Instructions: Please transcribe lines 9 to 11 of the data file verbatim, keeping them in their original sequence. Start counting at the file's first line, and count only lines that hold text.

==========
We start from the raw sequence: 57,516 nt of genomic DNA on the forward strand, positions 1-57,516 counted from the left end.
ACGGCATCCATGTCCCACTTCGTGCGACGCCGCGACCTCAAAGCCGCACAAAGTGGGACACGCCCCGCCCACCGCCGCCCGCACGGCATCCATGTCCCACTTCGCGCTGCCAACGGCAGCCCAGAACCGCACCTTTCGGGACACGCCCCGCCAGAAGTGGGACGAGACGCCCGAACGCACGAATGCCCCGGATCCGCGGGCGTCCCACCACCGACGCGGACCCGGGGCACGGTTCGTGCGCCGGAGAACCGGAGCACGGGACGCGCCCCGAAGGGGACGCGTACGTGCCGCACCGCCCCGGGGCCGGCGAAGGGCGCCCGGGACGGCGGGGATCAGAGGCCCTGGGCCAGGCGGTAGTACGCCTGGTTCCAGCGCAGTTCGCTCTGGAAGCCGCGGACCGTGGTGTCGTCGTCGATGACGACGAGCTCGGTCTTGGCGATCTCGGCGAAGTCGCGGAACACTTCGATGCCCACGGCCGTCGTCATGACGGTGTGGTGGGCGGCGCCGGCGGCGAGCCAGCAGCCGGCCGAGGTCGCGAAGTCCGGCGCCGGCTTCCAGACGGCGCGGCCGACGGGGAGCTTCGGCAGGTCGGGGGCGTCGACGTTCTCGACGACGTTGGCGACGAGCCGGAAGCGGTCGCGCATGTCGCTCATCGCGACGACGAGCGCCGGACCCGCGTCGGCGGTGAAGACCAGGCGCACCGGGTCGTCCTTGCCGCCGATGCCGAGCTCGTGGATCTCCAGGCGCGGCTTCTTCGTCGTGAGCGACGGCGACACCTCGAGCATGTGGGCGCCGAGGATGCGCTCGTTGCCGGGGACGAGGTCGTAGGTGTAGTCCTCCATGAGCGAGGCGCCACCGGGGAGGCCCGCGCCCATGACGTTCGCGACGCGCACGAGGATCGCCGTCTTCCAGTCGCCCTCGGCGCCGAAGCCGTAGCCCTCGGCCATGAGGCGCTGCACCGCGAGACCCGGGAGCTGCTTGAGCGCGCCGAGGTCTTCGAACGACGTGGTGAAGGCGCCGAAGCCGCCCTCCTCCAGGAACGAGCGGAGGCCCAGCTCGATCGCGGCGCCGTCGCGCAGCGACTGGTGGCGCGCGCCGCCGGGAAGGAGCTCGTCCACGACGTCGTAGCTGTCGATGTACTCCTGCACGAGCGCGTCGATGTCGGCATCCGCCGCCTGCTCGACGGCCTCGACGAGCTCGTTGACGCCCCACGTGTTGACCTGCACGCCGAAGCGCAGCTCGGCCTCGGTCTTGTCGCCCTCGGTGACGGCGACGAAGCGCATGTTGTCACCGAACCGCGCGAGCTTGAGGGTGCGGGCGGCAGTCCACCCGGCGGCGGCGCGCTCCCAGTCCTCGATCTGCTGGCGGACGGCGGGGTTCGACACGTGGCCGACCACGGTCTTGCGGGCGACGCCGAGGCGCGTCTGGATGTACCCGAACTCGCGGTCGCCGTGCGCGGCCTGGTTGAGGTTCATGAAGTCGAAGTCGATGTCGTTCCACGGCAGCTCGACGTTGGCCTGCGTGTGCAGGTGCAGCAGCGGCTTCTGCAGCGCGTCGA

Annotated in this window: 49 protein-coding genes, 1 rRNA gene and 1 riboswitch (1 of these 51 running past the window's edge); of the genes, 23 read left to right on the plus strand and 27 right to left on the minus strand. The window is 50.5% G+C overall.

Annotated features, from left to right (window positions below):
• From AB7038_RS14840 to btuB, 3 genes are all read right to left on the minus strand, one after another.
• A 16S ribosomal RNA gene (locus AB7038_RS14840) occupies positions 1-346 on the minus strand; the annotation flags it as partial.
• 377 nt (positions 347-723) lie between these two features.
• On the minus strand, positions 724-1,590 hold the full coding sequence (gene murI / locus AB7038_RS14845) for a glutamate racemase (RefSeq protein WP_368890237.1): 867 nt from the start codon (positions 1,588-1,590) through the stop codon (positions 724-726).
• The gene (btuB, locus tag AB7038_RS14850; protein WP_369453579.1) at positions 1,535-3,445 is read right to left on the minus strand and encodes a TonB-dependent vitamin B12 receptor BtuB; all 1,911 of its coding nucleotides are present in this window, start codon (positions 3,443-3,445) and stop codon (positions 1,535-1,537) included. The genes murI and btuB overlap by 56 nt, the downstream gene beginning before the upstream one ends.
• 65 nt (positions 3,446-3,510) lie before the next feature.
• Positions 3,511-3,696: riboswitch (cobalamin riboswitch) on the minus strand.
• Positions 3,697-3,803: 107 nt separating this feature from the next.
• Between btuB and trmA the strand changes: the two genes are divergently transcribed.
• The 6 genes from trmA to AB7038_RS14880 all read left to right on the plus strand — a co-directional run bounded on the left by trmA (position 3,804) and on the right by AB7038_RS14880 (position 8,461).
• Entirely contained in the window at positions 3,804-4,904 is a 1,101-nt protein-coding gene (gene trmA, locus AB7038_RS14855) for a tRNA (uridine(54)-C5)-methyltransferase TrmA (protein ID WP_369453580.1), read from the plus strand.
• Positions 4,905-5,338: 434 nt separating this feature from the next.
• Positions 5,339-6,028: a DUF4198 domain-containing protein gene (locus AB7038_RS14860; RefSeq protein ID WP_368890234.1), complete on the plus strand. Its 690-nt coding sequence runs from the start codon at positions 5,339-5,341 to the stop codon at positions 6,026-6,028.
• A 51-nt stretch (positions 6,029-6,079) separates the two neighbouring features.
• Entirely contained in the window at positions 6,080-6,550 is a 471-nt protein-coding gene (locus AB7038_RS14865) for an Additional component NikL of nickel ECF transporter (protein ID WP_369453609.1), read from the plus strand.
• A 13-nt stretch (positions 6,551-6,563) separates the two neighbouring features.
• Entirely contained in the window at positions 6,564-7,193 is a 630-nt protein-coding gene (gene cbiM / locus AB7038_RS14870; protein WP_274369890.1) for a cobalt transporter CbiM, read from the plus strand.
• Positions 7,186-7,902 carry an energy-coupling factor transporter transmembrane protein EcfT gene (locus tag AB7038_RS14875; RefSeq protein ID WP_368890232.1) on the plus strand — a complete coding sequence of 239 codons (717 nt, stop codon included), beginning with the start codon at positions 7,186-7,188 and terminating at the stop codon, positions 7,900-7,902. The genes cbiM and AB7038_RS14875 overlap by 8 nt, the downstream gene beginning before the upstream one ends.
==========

• The gene (btuB, locus tag AB7038_RS14850; protein WP_369453579.1) at positions 1,535-3,445 is read right to left on the minus strand and encodes a TonB-dependent vitamin B12 receptor BtuB; all 1,911 of its coding nucleotides are present in this window, start codon (positions 3,443-3,445) and stop codon (positions 1,535-1,537) included. The genes murI and btuB overlap by 56 nt, the downstream gene beginning before the upstream one ends.
• 65 nt (positions 3,446-3,510) lie before the next feature.
• Positions 3,511-3,696: riboswitch (cobalamin riboswitch) on the minus strand.